Which Perception Wins?

I encounter many people who reject or resist the idea that whenever people are involved, perception is reality. You know I love Broadway and there’s an insightful line in the show Come From Away. The plane people – all those people whose flights were diverted to Newfoundland – were being transported by bus to various locations, and the large numbers of Salvation Army volunteers were wearing their uniforms. 

One of the Salvation Army volunteers in uniform says, “We rarely use them, but everyone’s dusted off theirSalvation Army uniforms to welcome these people.” His perception – the uniforms were put on to welcome the guests. However, when the plane people see everyone in uniform says, “There are soldiers everywhere.” In the context of the song, this person is afraid of all the uniforms.

The thing is there’s no “right” answer to which perception is right or wins. The Salvation Army volunteers certainly intended to be welcoming, but the impact (albeit unintended) was something else to some of the plane people. As is typical in human interactions, there are many perceptions and the impacts are often unintended.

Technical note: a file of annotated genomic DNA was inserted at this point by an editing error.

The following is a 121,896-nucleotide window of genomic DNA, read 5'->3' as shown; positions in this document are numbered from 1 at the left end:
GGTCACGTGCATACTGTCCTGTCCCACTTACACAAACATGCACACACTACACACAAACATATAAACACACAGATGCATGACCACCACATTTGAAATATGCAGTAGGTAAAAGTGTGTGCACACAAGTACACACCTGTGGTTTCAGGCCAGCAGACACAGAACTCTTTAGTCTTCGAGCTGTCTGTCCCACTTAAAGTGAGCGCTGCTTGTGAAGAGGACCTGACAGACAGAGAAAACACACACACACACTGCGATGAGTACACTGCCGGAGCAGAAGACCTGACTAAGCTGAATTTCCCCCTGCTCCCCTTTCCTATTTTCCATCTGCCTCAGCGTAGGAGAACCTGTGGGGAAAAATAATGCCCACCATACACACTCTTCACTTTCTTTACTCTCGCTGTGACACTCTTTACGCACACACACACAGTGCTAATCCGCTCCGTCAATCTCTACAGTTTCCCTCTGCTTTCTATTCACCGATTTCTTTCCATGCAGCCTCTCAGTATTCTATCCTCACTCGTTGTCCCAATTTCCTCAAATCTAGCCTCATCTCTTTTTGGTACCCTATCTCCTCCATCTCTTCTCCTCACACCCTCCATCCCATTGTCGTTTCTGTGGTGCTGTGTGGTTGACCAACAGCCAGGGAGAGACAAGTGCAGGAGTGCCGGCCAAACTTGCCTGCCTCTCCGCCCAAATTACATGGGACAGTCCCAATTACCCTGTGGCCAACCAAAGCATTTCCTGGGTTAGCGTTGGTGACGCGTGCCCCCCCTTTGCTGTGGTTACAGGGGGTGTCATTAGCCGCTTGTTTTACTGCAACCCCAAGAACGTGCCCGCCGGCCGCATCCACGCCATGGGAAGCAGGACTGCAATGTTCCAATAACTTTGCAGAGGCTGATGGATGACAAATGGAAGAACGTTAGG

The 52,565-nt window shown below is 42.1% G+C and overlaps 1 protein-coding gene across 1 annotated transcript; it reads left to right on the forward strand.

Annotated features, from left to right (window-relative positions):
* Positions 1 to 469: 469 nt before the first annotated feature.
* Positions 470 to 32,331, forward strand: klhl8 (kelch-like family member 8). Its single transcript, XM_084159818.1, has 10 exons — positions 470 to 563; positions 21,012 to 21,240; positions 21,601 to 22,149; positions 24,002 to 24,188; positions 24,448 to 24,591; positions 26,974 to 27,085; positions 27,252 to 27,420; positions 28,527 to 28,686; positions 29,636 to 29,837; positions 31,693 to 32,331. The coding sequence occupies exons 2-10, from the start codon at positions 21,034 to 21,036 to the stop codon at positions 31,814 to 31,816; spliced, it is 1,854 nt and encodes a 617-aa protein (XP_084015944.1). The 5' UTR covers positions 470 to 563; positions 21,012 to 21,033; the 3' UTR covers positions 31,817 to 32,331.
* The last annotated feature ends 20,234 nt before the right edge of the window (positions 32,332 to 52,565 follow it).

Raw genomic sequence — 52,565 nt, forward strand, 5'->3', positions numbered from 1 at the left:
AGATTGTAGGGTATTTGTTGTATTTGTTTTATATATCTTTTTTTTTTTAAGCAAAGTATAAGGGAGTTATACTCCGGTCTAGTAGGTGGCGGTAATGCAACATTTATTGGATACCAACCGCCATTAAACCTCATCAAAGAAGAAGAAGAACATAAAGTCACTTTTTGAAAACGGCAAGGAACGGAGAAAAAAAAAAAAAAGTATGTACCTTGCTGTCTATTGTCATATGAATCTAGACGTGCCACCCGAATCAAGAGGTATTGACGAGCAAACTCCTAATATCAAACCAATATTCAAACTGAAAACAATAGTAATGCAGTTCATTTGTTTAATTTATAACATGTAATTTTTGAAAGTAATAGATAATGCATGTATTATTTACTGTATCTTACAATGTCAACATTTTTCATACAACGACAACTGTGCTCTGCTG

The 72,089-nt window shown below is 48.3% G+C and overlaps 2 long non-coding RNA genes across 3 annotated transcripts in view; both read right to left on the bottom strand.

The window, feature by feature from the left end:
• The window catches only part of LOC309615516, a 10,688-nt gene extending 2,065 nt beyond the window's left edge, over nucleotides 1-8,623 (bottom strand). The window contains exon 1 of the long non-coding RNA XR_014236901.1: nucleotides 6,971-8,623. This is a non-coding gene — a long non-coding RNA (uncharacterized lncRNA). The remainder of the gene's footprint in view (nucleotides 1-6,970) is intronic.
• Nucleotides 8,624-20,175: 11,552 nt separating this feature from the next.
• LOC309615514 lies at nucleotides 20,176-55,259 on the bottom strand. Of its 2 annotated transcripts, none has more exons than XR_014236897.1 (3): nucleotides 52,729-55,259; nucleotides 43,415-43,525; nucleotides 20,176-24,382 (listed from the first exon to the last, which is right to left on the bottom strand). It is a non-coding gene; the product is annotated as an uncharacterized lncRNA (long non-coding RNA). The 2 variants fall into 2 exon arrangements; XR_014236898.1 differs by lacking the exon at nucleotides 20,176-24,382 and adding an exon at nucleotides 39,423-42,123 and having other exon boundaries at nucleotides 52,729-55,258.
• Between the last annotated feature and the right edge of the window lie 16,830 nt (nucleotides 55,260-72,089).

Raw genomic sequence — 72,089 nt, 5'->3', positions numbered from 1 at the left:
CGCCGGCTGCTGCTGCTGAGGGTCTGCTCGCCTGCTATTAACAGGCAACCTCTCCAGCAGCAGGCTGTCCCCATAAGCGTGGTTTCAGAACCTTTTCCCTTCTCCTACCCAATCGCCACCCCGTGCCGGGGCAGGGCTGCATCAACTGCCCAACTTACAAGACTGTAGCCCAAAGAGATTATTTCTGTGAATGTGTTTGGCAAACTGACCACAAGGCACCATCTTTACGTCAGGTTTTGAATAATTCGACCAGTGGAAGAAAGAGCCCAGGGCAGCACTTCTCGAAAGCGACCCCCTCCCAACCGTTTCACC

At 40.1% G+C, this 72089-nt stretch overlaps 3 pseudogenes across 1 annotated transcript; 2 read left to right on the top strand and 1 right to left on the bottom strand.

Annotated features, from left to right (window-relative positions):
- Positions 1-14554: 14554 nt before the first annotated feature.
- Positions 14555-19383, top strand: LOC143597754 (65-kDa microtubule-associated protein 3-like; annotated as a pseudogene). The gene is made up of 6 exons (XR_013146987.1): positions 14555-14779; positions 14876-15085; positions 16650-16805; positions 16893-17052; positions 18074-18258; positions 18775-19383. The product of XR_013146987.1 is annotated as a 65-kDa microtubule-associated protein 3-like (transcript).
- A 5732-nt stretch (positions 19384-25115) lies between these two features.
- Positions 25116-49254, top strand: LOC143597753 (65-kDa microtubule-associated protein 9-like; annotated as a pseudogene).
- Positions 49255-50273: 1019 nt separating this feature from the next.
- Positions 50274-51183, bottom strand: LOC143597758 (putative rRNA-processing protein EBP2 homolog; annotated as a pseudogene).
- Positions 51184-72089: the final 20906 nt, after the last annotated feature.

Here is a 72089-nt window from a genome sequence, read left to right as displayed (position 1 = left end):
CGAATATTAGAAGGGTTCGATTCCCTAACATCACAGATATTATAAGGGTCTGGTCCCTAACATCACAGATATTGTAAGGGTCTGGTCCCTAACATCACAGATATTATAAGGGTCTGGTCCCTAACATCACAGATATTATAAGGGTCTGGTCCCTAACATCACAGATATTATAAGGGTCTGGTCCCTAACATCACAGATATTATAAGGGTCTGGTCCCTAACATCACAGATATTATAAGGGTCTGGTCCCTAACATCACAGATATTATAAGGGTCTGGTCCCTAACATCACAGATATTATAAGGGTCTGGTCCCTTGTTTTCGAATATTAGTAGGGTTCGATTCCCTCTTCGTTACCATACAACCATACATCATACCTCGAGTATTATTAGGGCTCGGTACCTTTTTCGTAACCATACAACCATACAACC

So what do we do with this you ask? How do we deal with situations when there’s no right answer and when different perceptions are the likely reality? Simple – you expand your vision beyond your own thoughts and perceptions. You also expand your empathy and compassion, as well as being more aware and thoughtful regarding potential unintended perceptions and impact.

I know, I know – this may take more time and it certainly takes more awareness and attention – but that’s what leadership is all about. And leadership is everyone’s responsibility and opportunity.

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